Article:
The California grid has many efficient, combined-cycle gas turbine power plants with quick response capability to adjust their output when solar or wind output changes suddenly.    The state also imports some power from adjacent states, notably nuclear power from Arizona, hydroelectric from Nevada (Hoover Dam), and both wind and hydroelectric from Washington.    It is notable that long-distance transmission lines are required to ship the power into California.  It is also noteworthy that the adjacent states have surplus power to sell to California and do so profitably. 

Now that Fall and Winter are here or looming, the gas shortage continues due to Aliso Canyon's problems.   However, wind power increases in those seasons, which offsets the declining solar power production.    Next year will have even more solar power production as California installs even more PV power plants.   The state's renewable energy plan requires approximately 3,000 MW of renewables installed each year.  Almost all of that will be solar PV, since wind locations are essentially built out, and solar thermal has much worse economics. 

Roger E. Sowell, Esq.
Marina del Rey, California

copyright (c) 2016 by Roger Sowell, all rights reserved.





Saturday, September 24, 2016

Improved Solar Cell with Doubled Efficiency


It seems the breakthroughs just keep coming on the energy front, with this week's announcement "Columbia Chemists Find Key to Manufacturing More Efficient Solar Cells".  Columbia Professor of Chemistry Xiaoyang Zhu and his team developed a solar cell using Hybrid Organic Inorganic Perovskites (HOIPs). Their results were reported in the prestigious journal Science.  see link

The HOIP cell has 22 percent efficiency, but scientists see much higher possibilities with this material.  Efficiencies in the mid-40 percent range are expected. 

The material also has a lower cost of production compared to silicon wafers. 

This, too, is one to watch. 

Roger E. Sowell, Esq.
Marina del Rey, California
copyright (c) 2016 by Roger Sowell, all rights reserved.


Saturday, September 17, 2016

CO2 Capture That Produces Electricity

Cornell Researchers Develop Process for CO2 Capture That Produces Electricity

Paper:  “The O2-assisted Al/CO2 electrochemical cell: A system for CO2 capture/conversion and electric power generation”, published in Science Advances.  Science Advances  20 Jul 2016: Vol. 2, no. 7, e1600968,  DOI: 10.1126/sciadv.1600968  
see link to the paper. 

Cornell University Prof. Lynden Archer, chemical and biomolecular engineering, the James A. Friend Family Distinguished Professor of Engineering, and Wajdi Al Sadat, graduate student, have created a cell which can use carbon dioxide and aluminum to produce electricity via electrochemical reactions.

The warmist-alarmists continue to claim that carbon dioxide capture and removal from the atmosphere is vital to preventing runaway global warming and a host of civilization-ending catastrophes.  They conveniently ignore the facts of zero warming occurring in the past 18 years, even with their manipulated temperature measurements.  

But, enterprising engineers work on processes to capture carbon dioxide, CO2.  Some processes require energy input to create the chemical reactants, such as sodium hydroxide that is used in the Skyonic company's patented SkyMine process.   This development by Archer and Al Sadat actually produces electricity while capturing CO2.  

The paper's abstract:

"Abstract


Economical and efficient carbon capture, utilization, and sequestration technologies are a requirement for successful implementation of global action plans to reduce carbon emissions and to mitigate climate change. These technologies are also essential for longer-term use of fossil fuels while reducing the associated carbon footprint. We demonstrate an O2-assisted Al/CO2 electrochemical cell as a new approach to sequester CO2 emissions and, at the same time, to generate substantial amounts of electrical energy. We report on the fundamental principles that guide operations of these cells using multiple intrusive electrochemical and physical analytical methods, including chronopotentiometry, cyclic voltammetry, direct analysis in real-time mass spectrometry, energy-dispersive x-ray spectroscopy, x-ray photoelectron spectroscopy, and coupled thermogravimetric analysis–Fourier transform infrared spectroscopy. On this basis, we demonstrate that an electrochemical cell that uses metallic aluminum as anode and a carbon dioxide/oxygen gas mixture as the active material in the cathode provides a path toward electrochemical generation of a valuable (C2) species and electrical energy. Specifically, we show that the cell first reduces O2 at the cathode to form superoxide intermediates. Chemical reaction of the superoxide with CO2 sequesters the CO2 in the form of aluminum oxalate, Al2(C2O4)3, as the dominant product. On the basis of an analysis of the overall CO2 footprint, which considers emissions associated with the production of the aluminum anode and the CO2 captured/abated by the Al/CO2-O2 electrochemical cell, we conclude that the proposed process offers an important strategy for net reduction of CO2 emissions."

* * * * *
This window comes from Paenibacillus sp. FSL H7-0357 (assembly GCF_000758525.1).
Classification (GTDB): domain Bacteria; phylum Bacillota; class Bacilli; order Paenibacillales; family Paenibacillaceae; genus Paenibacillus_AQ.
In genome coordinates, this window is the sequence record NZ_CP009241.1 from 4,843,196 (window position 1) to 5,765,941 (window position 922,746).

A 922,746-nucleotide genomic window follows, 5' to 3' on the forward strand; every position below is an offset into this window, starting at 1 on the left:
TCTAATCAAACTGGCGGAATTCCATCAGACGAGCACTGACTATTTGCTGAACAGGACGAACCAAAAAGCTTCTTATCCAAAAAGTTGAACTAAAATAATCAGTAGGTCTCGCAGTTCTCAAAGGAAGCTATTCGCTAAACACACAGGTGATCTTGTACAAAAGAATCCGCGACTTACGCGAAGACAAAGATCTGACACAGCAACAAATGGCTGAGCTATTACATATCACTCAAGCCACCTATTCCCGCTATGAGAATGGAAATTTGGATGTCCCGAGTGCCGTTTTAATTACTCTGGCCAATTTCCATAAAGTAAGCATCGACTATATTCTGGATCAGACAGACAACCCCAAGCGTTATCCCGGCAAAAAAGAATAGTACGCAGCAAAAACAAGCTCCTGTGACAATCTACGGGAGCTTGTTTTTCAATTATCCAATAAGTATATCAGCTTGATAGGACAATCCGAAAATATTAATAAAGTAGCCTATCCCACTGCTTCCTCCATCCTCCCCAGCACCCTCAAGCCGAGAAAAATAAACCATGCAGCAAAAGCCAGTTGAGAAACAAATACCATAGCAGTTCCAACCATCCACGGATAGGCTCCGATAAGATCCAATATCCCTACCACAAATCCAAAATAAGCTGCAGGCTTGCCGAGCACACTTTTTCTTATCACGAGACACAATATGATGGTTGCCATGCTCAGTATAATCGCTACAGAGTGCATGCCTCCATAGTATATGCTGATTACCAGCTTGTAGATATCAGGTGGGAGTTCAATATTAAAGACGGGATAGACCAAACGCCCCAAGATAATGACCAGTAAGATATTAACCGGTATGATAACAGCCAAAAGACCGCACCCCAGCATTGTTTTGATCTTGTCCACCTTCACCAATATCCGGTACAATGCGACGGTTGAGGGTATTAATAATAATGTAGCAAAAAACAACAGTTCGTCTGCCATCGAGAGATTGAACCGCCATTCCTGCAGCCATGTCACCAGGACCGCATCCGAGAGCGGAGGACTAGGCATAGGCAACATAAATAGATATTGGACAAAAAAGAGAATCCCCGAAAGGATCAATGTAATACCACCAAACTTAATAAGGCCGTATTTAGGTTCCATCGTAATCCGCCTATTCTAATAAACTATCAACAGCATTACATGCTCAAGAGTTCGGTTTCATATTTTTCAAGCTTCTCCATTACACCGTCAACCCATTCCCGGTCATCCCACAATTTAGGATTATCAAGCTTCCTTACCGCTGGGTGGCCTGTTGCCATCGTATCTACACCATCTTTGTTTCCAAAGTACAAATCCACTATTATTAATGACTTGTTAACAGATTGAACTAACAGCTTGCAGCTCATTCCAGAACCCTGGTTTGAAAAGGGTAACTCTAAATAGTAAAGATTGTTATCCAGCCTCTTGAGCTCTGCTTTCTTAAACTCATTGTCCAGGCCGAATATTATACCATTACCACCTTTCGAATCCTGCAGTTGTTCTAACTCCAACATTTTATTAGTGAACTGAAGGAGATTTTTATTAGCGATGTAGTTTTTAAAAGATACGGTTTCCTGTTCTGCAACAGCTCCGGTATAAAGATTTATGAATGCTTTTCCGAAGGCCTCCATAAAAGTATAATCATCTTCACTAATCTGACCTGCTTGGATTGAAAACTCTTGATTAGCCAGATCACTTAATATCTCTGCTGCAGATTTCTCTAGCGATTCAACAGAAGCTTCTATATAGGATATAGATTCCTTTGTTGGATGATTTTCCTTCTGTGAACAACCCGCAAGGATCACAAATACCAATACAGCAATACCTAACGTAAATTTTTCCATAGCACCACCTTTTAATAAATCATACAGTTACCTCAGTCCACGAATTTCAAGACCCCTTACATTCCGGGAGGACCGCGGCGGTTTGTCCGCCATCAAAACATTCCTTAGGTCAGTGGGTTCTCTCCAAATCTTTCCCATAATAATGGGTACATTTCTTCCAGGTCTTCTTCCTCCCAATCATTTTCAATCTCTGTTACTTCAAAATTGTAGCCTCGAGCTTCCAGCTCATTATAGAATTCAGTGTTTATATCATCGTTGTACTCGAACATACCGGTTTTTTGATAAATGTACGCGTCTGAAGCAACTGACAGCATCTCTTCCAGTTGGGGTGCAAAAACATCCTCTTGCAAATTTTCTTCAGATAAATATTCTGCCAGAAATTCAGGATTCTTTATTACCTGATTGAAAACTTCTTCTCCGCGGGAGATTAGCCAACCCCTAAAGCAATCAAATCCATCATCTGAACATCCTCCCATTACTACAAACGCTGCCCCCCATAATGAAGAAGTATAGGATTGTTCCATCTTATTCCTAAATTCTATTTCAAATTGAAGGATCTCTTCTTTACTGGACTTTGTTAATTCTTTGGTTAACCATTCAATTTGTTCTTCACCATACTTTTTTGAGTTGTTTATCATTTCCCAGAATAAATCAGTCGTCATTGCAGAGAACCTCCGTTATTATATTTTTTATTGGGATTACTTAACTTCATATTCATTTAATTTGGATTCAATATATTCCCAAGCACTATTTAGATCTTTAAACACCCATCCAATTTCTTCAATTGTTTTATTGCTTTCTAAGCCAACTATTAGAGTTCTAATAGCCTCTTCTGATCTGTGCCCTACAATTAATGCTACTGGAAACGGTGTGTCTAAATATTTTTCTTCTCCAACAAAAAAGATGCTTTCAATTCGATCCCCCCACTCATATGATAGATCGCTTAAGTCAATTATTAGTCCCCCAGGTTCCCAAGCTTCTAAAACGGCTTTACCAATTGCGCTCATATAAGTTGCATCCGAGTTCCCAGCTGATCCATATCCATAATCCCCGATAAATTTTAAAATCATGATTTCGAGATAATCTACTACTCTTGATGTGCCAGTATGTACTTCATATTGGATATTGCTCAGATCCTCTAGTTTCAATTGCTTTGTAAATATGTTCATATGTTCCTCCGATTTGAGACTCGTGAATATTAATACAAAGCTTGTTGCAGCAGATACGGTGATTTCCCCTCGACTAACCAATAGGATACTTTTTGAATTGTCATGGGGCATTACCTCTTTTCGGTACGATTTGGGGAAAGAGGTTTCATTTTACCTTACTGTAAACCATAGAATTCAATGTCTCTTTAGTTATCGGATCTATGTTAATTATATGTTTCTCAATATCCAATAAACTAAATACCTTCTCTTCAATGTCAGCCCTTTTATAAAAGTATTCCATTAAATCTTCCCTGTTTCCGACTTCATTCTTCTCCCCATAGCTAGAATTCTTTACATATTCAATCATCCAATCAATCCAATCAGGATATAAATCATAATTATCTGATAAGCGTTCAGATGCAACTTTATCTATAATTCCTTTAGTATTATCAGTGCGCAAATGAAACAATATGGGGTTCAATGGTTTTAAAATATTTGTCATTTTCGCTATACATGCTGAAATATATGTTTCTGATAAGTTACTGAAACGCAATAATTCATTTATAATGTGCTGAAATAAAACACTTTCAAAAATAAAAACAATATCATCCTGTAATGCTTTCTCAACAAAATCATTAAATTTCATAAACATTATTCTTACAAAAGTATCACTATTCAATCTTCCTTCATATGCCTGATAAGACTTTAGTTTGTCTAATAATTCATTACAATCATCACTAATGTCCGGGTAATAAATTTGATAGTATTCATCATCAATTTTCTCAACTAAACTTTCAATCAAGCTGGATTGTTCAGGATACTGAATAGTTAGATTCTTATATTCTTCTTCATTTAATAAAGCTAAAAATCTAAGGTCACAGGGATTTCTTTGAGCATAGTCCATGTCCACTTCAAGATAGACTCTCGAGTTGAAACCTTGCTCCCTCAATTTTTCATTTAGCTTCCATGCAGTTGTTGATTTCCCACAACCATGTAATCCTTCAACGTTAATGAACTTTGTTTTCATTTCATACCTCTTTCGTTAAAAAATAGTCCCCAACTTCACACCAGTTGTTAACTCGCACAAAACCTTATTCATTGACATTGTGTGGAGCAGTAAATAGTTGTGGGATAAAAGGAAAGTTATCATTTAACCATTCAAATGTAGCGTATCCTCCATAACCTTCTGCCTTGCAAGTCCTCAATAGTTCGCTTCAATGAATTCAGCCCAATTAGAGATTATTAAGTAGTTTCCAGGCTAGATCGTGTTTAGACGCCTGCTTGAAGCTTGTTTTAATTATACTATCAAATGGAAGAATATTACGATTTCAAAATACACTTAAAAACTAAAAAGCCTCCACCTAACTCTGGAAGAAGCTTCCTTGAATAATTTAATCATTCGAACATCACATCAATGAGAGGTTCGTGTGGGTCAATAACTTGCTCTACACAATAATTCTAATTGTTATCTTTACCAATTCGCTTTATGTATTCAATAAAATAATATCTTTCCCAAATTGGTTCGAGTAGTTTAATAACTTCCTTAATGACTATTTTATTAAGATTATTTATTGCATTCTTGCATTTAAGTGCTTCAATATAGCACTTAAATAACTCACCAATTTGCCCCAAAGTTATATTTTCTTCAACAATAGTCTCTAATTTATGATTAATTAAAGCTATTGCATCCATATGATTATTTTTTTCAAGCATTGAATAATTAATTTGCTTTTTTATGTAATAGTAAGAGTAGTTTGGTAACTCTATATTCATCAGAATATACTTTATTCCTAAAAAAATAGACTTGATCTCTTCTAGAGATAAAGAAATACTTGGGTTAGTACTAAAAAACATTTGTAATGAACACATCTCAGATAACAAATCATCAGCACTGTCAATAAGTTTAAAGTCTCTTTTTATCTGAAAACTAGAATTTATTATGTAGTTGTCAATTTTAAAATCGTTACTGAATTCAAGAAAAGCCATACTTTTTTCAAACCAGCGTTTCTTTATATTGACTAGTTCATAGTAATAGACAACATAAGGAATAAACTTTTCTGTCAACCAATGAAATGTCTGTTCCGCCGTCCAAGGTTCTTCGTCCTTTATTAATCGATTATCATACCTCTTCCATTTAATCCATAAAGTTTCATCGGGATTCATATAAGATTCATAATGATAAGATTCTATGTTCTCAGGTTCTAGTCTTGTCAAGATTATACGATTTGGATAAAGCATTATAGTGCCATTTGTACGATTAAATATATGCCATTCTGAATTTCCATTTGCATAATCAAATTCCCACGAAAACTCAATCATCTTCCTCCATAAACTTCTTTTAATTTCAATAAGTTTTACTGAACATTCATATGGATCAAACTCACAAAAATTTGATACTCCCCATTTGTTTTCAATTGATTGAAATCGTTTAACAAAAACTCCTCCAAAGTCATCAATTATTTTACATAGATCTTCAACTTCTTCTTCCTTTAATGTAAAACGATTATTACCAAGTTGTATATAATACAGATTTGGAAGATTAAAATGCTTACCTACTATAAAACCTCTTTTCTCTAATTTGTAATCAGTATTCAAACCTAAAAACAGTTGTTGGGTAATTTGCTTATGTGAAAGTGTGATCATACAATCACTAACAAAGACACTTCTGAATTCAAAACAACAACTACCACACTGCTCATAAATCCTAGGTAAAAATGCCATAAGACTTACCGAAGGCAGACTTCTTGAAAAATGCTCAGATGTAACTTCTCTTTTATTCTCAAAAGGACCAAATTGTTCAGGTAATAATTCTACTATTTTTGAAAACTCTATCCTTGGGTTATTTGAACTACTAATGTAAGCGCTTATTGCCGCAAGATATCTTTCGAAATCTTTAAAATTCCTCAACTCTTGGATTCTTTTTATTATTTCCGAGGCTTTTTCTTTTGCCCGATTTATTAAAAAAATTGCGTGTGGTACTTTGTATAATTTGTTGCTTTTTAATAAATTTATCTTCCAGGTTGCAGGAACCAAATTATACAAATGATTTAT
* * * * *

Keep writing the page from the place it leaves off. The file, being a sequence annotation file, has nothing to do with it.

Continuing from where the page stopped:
This is one to watch. 

Roger E. Sowell, Esq.
Marina del Rey, California

copyright (c) 2016 by Roger Sowell, all rights reserved.

Thursday, September 15, 2016

Hinkley Point C Nuclear Plant Approved - For Now

UK has given approval to build the controversial, and very costly, twin-reactor nuclear power plant at Hinkley Point C in the southwest of England. 

The plant is reported to cost $24 billion US, which will quickly escalate to more than $32 billion.  That brings the cost per kW to $10,000, and this in an era with very low interest rates for financing costs, and very low inflation for escalation. 

Proponents are claiming the plant will last for 60 years, but there is reason to doubt it will ever run at all.  The thick steel in the reactor heads has questionable toughness and may not be approved by regulators. 

 Stay tuned, sports fans.  The fiasco at Hinkley Point C is just beginning.   This blog will chronicle the sad, sorry saga.    Those will include, without doubt, cost over-runs, delays in construction, squabbling between designer, owner, builder, and regulators. 

Roger E. Sowell, Esq.
Marina del Rey, California

copyright (c) 2016 by Roger Sowell, all rights reserved.